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Debunking the ISM
Posted By Barry Ritholtz On June 3, 2004 @ 12:01 pm In Finance | Comments Disabled
A professional acquaintance I know (who abhors the limelight) has written the most thorough fisking of the ISM data  I have ever seen:
“Like the Philly FED , the ISM makes use of a diffusion index to arrive at some very misleading indicators. We also note that the PMI headline number is a composite index based on the seasonally adjusted diffusion indices for five of the components with varying weights:
New Orders, Production, Employment, Supplier Deliveries and Inventories. Probably the worse reference we can now give the ISM report is to announce that the seasonal adjustment criteria are courtesy of the Department of Commerce. (Do we have to repeat what we think of government stats?)
So if the ISM is relying on the government for seasonal adjustments, well. Whatever. That said, let’s take a closer look:
The following components scored a sentiment improvement:
Employment, Supplier Deliveries, Inventories, Import Orders.
The following components scored a lower sentiment:
New Orders, Production, Customer Inventories, Backlog, New Export Orders.
Of course, these stats are misleading, up and down, given the process they undergo before publication, but we thought that the piece de resistance of pure unadulterated enzyme-free donkey fazoo, the Prices Component, deserved special recognition: Prices were touted as 2 percentage points lower at 86 in the month of May. Ahem. The sentiment responses broke down as follows:
So despite the fact that 74% of respondents said that they were paying higher prices, the actual read on Prices was lower.
How do they arrive at this fantasy? The Philly FED simply subtracts the “lower” from the “higher” responses and posts that figure. The ISM is a bit fancier. They take the “higher” read and to that, they add one-half of the “unched” responses. So 74 + 12 = 86 in this instance. (NB: This convoluted process in determining where the individual indices stand is why we use the term “scored” above, to describe the results of this sentiment survey.)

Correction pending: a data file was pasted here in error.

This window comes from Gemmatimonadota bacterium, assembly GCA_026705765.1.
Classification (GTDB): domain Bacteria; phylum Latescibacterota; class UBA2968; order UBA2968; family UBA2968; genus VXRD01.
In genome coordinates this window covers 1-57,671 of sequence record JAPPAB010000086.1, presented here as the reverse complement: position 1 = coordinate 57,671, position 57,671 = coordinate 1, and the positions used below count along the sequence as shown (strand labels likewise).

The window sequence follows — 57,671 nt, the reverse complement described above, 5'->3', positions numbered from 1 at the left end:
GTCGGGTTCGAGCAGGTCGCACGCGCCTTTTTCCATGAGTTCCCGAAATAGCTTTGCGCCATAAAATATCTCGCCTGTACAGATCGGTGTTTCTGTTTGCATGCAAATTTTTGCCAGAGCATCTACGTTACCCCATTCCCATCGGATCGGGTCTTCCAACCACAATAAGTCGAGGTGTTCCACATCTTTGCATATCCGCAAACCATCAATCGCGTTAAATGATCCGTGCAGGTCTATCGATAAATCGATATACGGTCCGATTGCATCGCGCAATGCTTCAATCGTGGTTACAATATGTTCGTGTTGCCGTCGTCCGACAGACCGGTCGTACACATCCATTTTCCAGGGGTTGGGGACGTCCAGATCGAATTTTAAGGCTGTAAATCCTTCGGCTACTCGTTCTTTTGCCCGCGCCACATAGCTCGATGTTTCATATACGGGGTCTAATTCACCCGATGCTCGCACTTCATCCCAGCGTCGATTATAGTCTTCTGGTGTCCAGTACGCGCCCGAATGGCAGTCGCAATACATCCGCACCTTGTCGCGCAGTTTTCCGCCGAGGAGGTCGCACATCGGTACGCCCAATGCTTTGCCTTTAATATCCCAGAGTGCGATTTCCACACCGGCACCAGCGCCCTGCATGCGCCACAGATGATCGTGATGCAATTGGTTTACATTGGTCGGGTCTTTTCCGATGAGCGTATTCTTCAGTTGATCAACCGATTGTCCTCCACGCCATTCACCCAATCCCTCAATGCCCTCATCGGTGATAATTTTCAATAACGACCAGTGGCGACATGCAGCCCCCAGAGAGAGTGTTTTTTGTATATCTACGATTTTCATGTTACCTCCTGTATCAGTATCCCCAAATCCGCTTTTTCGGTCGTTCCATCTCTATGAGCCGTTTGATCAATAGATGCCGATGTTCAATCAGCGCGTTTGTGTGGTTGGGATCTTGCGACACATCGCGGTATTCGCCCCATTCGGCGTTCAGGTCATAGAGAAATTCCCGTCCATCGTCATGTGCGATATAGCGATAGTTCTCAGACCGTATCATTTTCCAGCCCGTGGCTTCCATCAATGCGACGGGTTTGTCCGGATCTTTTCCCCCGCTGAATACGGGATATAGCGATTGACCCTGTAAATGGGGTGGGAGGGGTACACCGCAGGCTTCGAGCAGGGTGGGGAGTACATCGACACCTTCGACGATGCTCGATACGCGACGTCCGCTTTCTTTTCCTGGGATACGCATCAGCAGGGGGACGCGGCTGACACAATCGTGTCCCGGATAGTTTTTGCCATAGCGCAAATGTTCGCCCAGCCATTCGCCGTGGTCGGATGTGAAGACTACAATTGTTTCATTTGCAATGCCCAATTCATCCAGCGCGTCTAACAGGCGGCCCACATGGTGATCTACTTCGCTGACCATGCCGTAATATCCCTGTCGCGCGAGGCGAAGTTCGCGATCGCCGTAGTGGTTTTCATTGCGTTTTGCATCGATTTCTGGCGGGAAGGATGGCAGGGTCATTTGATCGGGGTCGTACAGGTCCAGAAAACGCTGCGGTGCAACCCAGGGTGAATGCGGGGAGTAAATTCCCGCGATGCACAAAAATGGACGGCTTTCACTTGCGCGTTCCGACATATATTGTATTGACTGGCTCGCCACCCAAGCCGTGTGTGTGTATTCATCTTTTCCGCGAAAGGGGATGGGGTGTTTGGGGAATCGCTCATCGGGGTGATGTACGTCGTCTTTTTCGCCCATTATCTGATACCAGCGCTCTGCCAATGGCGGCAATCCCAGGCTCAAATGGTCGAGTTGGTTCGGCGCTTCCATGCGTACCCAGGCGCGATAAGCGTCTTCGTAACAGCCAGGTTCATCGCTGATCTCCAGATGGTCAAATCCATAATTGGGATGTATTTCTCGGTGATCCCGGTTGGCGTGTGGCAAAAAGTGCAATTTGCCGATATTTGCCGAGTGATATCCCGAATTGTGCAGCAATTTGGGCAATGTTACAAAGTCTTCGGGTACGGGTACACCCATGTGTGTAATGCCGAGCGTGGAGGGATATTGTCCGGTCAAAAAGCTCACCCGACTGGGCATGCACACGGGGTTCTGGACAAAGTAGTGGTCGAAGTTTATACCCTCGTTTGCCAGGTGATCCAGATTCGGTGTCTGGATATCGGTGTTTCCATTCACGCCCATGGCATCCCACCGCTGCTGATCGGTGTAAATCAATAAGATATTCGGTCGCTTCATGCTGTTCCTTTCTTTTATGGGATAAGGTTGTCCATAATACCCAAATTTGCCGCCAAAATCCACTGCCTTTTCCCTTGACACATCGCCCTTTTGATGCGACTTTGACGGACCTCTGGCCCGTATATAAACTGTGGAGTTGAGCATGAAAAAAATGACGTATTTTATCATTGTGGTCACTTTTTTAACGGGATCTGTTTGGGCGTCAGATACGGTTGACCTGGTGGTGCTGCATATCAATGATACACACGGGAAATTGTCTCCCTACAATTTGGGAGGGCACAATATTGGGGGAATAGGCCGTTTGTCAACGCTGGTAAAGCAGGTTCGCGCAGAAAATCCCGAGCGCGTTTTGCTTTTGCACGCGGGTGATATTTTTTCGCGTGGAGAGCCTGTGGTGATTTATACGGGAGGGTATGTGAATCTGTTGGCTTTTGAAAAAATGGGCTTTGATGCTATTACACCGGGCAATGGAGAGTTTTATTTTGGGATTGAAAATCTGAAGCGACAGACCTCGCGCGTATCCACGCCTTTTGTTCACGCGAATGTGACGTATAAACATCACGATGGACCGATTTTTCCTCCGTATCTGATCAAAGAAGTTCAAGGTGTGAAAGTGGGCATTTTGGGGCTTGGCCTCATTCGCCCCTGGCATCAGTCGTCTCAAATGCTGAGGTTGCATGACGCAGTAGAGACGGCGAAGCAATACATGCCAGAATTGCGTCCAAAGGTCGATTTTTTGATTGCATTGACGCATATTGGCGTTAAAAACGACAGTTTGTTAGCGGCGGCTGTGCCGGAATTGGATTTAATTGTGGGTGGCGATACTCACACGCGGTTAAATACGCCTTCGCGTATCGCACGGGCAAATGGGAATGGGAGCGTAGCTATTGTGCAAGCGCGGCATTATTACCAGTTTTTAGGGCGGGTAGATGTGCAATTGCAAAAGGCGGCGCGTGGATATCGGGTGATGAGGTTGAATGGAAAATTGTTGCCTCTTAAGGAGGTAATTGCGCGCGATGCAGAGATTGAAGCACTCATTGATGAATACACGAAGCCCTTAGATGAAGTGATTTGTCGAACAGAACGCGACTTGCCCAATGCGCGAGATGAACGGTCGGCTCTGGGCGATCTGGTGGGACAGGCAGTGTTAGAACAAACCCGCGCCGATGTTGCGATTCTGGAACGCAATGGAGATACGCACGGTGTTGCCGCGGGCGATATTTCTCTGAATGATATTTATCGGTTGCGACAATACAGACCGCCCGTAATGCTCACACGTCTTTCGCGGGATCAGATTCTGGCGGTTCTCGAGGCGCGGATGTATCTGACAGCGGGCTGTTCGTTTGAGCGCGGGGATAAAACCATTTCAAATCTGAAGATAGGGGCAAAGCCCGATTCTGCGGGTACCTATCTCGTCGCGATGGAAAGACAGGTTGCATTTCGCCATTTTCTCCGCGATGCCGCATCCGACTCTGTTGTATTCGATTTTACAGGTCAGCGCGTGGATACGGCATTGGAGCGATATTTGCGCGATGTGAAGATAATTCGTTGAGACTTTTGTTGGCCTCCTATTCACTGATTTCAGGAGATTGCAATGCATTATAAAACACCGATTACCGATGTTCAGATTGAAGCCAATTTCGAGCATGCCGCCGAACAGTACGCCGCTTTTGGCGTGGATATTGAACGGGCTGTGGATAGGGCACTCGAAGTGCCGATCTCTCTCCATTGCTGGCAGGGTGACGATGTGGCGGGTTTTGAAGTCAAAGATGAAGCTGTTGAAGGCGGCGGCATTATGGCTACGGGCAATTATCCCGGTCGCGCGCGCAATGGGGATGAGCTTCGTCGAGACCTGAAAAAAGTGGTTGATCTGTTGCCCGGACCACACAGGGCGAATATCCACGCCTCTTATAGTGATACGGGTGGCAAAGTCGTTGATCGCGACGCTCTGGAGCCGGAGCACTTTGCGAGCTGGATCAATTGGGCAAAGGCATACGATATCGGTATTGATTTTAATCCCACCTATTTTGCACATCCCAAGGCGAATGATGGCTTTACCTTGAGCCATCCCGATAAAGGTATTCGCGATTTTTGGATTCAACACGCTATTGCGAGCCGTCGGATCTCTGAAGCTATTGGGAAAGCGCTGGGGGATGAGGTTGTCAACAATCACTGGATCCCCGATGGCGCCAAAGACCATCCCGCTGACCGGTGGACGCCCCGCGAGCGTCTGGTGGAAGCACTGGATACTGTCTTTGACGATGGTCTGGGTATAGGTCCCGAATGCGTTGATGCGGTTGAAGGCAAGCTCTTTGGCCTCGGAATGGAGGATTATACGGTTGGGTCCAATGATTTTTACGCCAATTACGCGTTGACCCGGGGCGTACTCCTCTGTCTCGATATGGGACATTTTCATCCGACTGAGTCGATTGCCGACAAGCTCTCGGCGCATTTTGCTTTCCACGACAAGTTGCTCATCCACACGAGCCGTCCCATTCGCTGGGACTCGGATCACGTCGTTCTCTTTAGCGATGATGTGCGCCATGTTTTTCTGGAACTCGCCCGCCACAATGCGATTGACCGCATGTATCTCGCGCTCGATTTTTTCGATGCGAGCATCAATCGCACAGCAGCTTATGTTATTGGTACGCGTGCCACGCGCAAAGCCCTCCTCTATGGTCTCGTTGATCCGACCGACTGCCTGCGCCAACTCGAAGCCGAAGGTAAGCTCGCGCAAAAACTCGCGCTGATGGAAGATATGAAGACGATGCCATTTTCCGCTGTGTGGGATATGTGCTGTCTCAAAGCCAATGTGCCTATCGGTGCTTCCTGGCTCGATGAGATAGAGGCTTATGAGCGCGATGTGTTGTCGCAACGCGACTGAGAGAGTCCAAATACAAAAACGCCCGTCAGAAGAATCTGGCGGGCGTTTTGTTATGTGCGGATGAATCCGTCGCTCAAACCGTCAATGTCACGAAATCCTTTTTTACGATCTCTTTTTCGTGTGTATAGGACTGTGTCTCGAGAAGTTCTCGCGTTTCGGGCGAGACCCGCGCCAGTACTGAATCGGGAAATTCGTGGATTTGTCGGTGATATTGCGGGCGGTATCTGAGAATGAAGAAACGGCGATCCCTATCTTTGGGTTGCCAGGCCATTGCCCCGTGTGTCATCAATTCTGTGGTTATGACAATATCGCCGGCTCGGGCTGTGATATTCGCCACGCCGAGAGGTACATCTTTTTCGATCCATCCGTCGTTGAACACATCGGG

The upshot is that the printed numbers are grossly misleading as the red headlines make you think that Prices are actually lower. What a bunch o’ baloney! Apologies to the govvie dealers are in order.
And another side-splitter on Prices: at the end of the ISM report, they give a list of manufacturing commodities in short supply and also up/down in price. Clearly, the list of those things “up” in price is significantly extensive.
Down in price? Caustic soda, Copper, Eggs, Nickel and Steel Scrap. What’s funny about that list? Easy. Caustic soda and Copper were reported both up and down in the same month. Now think about some overzealous Purchasing Managers who got bagged both ways. Stuff happens, dig?
The Employment Index, which is always good for a laugh:
The tape touted this as the “7 th consecutive month of expansion, following a 37-month trend of contraction.” And: “last time Employment Index registered higher than May’s index was in April of 1973 (62.6%).”
Specifically, May advanced 4.1 percentage points over April to 61.9. This is despite the fact that 57% of respondents rated their sentiment on the employment index as UNCHANGED. This Index, then, follows in the footsteps of the worthless Philly FED’s almost-identical read on the hiring situation. 31-yr record this. Even bigger apologies now in order to the govvie dealers as the press has touted repeatedly overnight, their blowing out of US government securities on the heels of the “robust” Employment Index of the ISM. Geez, Louise. Next case.
Terrific stuff . . . I only wish I could convince this closet genius to go public.
Article printed from The Big Picture: http://www.ritholtz.com/blog
URL to article: http://www.ritholtz.com/blog/2004/06/debunking-the-ism/
URLs in this post:
 ISM data: http://www.ism.ws/
 Philly FED: http://www.phil.frb.org/
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